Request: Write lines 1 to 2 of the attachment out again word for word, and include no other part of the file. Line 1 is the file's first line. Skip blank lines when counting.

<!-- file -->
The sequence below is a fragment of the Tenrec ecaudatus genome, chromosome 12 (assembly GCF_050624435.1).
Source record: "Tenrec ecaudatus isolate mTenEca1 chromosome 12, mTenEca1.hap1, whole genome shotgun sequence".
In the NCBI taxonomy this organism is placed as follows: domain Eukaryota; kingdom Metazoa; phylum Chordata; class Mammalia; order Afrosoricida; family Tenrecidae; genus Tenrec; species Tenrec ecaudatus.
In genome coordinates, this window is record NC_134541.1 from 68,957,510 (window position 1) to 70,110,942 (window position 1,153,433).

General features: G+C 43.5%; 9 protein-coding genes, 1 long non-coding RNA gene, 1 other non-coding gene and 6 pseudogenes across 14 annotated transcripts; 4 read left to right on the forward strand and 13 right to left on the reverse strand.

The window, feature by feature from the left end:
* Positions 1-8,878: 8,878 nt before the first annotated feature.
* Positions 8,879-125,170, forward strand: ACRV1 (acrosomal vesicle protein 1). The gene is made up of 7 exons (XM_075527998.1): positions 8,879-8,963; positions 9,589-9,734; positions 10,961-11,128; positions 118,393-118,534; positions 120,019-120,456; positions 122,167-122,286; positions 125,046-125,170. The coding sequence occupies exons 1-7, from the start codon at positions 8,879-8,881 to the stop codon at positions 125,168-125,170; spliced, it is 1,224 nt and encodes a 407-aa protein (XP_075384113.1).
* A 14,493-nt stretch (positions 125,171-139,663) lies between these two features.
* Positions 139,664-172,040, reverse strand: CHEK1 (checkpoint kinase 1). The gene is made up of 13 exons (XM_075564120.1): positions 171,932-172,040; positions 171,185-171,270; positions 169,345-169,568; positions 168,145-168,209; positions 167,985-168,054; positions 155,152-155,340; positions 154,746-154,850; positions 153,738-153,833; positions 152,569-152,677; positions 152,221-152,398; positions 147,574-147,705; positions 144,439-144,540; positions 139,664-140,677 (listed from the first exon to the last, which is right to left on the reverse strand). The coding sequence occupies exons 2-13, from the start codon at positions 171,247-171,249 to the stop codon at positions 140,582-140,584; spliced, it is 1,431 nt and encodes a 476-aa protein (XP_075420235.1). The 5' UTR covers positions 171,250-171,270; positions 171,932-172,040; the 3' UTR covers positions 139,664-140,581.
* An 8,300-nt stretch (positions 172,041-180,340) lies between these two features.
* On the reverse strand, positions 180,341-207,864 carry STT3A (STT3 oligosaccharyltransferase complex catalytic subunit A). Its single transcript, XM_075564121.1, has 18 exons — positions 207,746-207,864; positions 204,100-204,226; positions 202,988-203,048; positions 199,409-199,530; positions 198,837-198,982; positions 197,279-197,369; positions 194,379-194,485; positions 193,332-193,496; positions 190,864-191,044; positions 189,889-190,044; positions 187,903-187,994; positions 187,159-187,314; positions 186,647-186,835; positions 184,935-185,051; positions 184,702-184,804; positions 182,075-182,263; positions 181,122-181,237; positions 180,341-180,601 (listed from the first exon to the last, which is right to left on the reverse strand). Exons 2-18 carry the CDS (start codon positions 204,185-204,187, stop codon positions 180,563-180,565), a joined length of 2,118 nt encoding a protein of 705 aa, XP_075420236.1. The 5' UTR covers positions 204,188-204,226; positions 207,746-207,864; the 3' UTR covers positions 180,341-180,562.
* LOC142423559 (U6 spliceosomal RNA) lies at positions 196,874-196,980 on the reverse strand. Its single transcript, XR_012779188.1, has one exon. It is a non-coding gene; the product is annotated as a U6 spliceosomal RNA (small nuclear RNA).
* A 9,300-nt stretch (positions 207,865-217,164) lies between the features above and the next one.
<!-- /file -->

The sequence below is a fragment of the Tenrec ecaudatus genome, chromosome 12 (assembly GCF_050624435.1).
Source record: "Tenrec ecaudatus isolate mTenEca1 chromosome 12, mTenEca1.hap1, whole genome shotgun sequence".